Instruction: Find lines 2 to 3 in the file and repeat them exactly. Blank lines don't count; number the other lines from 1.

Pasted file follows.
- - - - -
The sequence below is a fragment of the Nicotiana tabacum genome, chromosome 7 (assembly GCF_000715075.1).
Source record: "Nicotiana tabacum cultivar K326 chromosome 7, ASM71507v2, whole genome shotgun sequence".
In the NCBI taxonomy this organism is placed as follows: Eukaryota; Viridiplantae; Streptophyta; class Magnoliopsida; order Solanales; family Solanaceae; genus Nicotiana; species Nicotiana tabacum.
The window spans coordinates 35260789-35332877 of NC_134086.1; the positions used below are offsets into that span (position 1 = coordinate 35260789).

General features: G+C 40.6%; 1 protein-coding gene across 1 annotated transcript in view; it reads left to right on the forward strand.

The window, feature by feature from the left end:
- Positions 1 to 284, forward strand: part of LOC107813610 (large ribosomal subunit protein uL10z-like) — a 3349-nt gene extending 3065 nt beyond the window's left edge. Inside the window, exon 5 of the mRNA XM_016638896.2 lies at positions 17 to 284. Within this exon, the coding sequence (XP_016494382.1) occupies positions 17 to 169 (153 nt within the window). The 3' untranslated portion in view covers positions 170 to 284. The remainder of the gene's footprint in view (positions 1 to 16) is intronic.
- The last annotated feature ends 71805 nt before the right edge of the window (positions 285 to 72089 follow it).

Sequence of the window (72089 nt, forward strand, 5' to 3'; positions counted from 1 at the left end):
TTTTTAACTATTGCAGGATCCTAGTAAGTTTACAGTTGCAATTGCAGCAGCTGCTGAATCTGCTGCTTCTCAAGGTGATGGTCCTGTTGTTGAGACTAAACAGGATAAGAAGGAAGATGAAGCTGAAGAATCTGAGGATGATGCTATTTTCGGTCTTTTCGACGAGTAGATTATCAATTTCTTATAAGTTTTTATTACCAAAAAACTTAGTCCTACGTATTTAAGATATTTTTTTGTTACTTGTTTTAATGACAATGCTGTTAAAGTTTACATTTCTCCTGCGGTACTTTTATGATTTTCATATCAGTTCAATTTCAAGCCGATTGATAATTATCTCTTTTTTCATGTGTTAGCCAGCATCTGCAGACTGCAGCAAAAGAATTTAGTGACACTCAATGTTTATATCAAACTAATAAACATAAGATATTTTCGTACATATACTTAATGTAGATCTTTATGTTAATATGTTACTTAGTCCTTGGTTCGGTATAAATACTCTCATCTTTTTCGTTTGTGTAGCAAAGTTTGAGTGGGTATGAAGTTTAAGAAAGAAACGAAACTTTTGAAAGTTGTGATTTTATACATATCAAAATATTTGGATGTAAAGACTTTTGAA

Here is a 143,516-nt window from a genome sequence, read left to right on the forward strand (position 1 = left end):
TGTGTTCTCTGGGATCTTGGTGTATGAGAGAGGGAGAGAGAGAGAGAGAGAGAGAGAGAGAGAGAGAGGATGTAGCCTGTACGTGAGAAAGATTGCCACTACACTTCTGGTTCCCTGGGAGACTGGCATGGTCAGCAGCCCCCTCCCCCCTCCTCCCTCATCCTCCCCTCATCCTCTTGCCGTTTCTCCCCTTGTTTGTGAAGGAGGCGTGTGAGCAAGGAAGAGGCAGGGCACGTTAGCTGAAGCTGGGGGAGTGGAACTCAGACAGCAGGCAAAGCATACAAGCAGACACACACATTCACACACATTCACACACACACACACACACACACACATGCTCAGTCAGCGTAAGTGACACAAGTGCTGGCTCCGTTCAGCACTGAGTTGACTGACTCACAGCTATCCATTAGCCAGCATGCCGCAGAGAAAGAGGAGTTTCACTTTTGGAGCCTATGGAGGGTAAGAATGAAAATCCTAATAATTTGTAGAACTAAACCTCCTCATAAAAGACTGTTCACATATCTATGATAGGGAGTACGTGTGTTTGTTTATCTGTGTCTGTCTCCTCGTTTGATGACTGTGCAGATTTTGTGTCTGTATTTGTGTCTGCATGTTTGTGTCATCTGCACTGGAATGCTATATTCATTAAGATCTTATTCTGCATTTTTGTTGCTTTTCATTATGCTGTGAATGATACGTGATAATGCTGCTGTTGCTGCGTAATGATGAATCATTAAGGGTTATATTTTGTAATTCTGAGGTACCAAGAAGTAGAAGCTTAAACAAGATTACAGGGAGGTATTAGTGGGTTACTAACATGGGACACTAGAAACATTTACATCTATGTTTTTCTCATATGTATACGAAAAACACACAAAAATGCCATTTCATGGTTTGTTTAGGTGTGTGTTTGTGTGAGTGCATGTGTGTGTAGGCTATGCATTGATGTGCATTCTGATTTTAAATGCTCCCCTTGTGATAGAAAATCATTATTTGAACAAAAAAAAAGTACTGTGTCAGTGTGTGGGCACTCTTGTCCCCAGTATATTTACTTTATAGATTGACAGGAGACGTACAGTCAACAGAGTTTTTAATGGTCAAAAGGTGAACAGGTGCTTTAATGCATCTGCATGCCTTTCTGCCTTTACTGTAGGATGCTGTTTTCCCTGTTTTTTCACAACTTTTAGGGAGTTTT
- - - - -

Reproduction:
Source record: "Nicotiana tabacum cultivar K326 chromosome 7, ASM71507v2, whole genome shotgun sequence".
In the NCBI taxonomy this organism is placed as follows: Eukaryota; Viridiplantae; Streptophyta; class Magnoliopsida; order Solanales; family Solanaceae; genus Nicotiana; species Nicotiana tabacum.